Robert Bowie, 104, Adviser to Truman, Eisenhower, Johnson and Carter, Dies

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tags: foreign policy, Robert Bowie

Robert R. Bowie, a Harvard foreign policy expert who served four postwar administrations as an adviser on the Cold War, national security and conflicts around the globe, died on Nov. 2 in Towson, Md. He was 104.

The cause was respiratory failure, his son William said.

In a career that took him from Princeton and Harvard to cities of Europe devastated by World War II, and from Washington’s halls of power to East-West summit meetings, Mr. Bowie was both a witness to history and a participant in shaping its course under Presidents Harry S. Truman, Dwight D. Eisenhower, Lyndon B. Johnson and Jimmy Carter.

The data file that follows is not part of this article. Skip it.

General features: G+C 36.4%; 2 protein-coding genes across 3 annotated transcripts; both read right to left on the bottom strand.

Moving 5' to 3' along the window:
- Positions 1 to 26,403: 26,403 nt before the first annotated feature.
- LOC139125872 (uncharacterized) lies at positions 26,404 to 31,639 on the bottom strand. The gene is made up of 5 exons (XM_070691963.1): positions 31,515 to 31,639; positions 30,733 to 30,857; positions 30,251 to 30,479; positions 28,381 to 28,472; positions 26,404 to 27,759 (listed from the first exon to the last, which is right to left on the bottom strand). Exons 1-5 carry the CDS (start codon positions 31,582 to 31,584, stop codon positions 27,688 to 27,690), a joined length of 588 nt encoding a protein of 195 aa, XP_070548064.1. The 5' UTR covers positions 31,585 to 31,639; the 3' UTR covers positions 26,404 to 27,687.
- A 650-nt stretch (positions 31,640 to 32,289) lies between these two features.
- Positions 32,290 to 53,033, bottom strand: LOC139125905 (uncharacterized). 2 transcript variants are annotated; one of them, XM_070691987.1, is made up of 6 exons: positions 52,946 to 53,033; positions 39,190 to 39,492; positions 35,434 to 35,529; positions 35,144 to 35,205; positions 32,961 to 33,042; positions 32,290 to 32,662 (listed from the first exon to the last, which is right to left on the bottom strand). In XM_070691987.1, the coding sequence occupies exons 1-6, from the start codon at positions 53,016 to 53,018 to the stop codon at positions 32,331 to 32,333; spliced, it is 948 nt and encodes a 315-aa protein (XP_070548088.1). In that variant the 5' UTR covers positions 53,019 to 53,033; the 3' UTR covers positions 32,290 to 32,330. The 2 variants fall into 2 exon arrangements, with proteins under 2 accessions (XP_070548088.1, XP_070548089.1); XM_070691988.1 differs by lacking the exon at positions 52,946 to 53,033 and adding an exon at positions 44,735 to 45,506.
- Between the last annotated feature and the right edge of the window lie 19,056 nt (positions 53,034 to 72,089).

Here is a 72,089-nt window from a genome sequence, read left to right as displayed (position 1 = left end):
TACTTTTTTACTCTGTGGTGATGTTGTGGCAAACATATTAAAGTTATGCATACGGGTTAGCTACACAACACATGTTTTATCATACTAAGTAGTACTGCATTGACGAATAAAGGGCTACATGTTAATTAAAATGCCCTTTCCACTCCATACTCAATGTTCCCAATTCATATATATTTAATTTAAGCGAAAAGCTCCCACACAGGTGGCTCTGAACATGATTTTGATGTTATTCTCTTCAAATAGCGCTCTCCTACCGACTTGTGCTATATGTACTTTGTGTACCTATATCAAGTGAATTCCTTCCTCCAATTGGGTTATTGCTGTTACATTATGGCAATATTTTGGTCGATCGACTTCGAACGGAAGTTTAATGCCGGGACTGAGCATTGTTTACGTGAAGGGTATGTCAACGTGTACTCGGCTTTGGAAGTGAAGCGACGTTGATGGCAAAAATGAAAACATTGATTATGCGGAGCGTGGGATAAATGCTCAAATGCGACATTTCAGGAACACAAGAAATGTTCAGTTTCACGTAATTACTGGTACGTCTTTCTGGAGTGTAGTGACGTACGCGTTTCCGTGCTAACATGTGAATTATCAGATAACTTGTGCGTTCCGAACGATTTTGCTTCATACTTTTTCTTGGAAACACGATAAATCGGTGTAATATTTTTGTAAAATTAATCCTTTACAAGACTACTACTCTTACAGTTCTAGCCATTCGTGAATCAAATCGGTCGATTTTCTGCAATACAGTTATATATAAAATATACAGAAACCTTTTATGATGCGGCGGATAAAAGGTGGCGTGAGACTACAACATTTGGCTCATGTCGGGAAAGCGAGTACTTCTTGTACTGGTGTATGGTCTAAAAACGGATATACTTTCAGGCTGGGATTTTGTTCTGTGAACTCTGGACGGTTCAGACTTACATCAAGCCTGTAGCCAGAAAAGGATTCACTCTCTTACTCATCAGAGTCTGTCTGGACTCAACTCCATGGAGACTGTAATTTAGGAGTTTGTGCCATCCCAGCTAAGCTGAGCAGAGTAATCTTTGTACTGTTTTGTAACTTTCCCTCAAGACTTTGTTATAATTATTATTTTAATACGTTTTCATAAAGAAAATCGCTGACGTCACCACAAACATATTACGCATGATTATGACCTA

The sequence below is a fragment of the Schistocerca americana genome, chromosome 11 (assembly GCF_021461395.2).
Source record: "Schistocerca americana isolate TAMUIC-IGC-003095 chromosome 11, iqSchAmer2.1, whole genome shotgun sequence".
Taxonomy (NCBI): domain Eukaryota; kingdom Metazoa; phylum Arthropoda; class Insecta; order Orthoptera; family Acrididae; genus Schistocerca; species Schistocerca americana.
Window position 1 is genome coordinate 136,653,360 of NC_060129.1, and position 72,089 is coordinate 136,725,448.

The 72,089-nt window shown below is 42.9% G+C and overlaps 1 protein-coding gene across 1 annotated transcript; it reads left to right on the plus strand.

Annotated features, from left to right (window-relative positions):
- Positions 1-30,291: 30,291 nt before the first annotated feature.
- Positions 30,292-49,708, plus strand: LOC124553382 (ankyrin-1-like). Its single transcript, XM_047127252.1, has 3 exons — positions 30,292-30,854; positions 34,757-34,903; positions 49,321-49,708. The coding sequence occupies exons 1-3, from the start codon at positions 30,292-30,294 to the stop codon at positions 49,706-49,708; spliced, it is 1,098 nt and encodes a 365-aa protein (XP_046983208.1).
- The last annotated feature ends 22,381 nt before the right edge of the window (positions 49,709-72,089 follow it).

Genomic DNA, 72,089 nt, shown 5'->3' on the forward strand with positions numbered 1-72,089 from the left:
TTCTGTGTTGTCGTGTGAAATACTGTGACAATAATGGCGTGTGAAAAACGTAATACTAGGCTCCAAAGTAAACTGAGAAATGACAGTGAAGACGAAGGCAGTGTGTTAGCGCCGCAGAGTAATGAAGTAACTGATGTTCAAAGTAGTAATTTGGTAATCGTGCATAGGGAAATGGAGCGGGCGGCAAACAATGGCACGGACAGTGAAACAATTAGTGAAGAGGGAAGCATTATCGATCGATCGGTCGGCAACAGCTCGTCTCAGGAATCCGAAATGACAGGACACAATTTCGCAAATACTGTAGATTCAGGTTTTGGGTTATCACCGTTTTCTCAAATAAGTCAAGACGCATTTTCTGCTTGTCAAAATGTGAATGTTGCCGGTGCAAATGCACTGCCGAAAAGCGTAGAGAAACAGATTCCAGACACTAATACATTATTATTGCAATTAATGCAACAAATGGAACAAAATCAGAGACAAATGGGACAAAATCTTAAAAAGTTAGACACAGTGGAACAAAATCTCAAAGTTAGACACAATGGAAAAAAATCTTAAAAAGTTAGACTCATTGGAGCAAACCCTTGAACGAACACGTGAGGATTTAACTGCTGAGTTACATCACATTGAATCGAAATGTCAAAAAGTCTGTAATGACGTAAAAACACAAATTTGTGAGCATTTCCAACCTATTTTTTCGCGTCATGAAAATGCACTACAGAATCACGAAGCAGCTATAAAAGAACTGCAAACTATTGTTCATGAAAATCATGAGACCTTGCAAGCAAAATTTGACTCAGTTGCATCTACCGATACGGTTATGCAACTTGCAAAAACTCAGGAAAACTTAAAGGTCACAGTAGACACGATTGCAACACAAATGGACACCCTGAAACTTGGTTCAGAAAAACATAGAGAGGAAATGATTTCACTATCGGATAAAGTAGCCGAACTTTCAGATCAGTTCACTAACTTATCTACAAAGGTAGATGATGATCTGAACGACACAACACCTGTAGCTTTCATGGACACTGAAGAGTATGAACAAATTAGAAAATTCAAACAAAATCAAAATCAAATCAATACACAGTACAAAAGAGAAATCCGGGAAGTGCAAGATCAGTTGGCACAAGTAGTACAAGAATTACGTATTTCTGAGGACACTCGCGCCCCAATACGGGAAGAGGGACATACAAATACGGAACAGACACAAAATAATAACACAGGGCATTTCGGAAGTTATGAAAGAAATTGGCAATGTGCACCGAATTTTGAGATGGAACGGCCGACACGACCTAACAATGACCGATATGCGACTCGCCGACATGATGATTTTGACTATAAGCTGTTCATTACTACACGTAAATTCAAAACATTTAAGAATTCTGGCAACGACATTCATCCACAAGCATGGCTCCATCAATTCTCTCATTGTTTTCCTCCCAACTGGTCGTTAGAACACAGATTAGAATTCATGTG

A member of what John Kenneth Galbraith called the Eastern foreign policy establishment, Mr. Bowie was deputy to John J. McCloy, high commissioner to Germany (1950-51); director of planning and assistant secretary of state under John Foster Dulles (1953-57); counselor to Secretary of State Dean Rusk (1966-68); and a deputy to Adm. Stansfield Turner, the director of central intelligence (1977-79)....

Read entire article at New York Times

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